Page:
Alex Dandanis has dabbled in a number of roles in online communications and PR, with everything from boutique agency to local government, landing in the not-for-profit sector. Alex has a keen passion for learning everything she can about social media trends and website usability, living for the challenge of educating even the least savvy social media user. She uses her skills for good not evil.
Dear not-for-profits, please join the 21st Century.
Australia has an estimated 600,000 not-for-profit organisations. 97% of these have an online presence. BUT it is reported that only 31% of NFPs are on Facebook and 22% on Twitter.
Sure, I acknowledge that a large number of NFPs have small staff numbers, or may even be operated by volunteers, but we want to be your friend.
There is no denying that we live in a social world. It’s time to embrace it. Social media for charities is a win-win.
Guess what? Australians prefer to give to charities closer to home. Social media is a way to bridge the gap and get really personal with your publics. Bonus – it essentially is free.
All sounds great doesn’t it? Before you commit to social media, please consider your resources. Is there someone at your organisation who understands your target audience? Someone who has at least half an hour a day to dedicate to your social networks? If you’ve answered yes, read on. If you’ve answered no, thanks for getting this far, touch base next year.
Not sure where to start? Let’s go back to basics. Start small with Facebook or Twitter.
Lock-in a URL/username
The easiest way to ensure you can be found is to have an account name that reflects your organisation’s name. It’s much easier to tell a supporter to go to facebook.com/yourcharityname rather than facebook.com/#4db72a404.
Brand it baby
No matter how big or small, your charity should have a consistent image. Put your logo as your display picture.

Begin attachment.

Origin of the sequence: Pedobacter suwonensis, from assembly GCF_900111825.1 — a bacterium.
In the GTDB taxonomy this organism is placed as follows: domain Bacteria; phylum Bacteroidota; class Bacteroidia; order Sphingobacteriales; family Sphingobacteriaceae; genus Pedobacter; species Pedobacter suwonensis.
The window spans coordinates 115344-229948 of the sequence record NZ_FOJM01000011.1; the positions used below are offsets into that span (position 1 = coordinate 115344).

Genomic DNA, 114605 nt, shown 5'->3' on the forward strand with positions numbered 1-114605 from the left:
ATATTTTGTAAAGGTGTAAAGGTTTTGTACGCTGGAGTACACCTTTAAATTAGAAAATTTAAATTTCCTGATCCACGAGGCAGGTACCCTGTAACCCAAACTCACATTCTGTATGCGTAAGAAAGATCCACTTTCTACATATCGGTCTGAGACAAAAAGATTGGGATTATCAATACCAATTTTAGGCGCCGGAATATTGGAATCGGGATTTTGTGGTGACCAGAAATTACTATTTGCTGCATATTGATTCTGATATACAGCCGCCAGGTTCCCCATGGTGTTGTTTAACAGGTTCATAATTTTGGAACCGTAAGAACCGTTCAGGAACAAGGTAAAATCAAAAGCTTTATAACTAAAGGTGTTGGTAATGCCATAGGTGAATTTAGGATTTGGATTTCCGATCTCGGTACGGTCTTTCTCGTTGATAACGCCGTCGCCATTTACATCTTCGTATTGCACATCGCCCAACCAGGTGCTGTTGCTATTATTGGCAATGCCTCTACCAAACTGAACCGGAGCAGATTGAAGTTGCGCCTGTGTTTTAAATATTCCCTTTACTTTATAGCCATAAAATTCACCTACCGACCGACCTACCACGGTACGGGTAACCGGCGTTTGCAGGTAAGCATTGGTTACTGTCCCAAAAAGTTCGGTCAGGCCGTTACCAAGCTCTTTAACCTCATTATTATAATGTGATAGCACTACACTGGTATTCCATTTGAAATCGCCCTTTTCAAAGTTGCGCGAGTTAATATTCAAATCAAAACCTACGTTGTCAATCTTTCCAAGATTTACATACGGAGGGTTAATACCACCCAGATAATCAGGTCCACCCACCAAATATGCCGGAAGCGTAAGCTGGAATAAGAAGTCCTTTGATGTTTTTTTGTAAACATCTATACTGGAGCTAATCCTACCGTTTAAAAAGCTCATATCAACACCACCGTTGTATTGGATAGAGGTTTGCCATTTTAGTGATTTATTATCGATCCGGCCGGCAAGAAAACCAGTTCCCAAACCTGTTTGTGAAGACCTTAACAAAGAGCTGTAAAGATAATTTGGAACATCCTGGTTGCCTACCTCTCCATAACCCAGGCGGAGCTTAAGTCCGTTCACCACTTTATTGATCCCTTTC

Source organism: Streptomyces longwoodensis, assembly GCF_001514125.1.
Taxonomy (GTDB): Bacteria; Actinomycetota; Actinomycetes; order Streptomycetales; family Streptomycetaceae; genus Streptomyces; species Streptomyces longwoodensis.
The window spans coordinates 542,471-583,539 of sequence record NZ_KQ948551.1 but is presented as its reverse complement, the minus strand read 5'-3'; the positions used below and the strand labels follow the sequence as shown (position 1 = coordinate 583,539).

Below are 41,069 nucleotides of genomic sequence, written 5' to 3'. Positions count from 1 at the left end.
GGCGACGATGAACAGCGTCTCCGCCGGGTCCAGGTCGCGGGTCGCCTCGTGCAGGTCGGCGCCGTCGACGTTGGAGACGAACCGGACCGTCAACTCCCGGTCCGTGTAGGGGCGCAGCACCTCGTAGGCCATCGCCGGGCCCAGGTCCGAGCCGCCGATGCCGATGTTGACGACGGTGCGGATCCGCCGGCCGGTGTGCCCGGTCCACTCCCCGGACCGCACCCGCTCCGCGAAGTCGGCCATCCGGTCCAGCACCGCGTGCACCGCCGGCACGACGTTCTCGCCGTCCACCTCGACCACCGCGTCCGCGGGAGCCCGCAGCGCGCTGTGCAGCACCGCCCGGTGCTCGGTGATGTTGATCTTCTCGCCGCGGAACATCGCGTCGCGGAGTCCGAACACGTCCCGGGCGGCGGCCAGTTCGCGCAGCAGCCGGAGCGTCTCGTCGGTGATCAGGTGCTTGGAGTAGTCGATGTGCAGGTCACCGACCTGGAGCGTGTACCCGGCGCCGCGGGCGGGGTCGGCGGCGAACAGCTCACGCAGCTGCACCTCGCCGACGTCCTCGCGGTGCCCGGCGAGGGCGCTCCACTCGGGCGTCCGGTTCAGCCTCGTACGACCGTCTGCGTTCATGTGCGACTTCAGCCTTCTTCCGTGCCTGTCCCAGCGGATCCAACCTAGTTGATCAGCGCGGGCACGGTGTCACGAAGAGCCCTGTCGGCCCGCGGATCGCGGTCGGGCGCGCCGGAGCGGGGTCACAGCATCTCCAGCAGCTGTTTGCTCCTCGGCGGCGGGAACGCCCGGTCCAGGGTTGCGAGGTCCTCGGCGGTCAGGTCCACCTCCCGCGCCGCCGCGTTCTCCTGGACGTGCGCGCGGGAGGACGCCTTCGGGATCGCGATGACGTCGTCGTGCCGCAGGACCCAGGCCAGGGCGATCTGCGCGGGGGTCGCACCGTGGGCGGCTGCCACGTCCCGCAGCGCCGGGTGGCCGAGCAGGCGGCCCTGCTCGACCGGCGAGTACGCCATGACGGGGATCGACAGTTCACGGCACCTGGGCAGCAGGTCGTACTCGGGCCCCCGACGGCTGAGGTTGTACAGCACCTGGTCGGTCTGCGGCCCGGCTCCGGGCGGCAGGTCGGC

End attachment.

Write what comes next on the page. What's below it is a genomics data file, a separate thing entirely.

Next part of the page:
On Facebook? Use timeline to your advantage. Keep your logo as your display picture and use your cover image to reflect your organisation. All about sport? Make sure your picture shows people playing sport. Animals? Even better…who doesn’t love a cute kitten in a cover image.
On Twitter? Upload a customized background image. Even if it’s a simple as using paint to make a background in your charity’s colour. It all helps.
Fill in all the boring bits
People will turn to your info section to find out more. Make sure the address of your office is listed, your website, phone number and email. Write a brief description for your bio – but remember, this isn’t a grant application, keep it light and to the point.
Content is king
If your charities page has no content, the only people who’ll like/follow it are your workmates and your mum. Start adding relevant photos, links to news articles, anything reflecting your organisation and what you stand for. Encourage your supporters to add their stories. Remember, don’t make it all about you.
Time to let your supporters know about your social profiles. Add links to the bottom of your email signature. Include it in your newsletter. Help people like/follow you at your events. Join in conversations relating to your sector. Use hashtags.
Here’s some inspiration to get you started: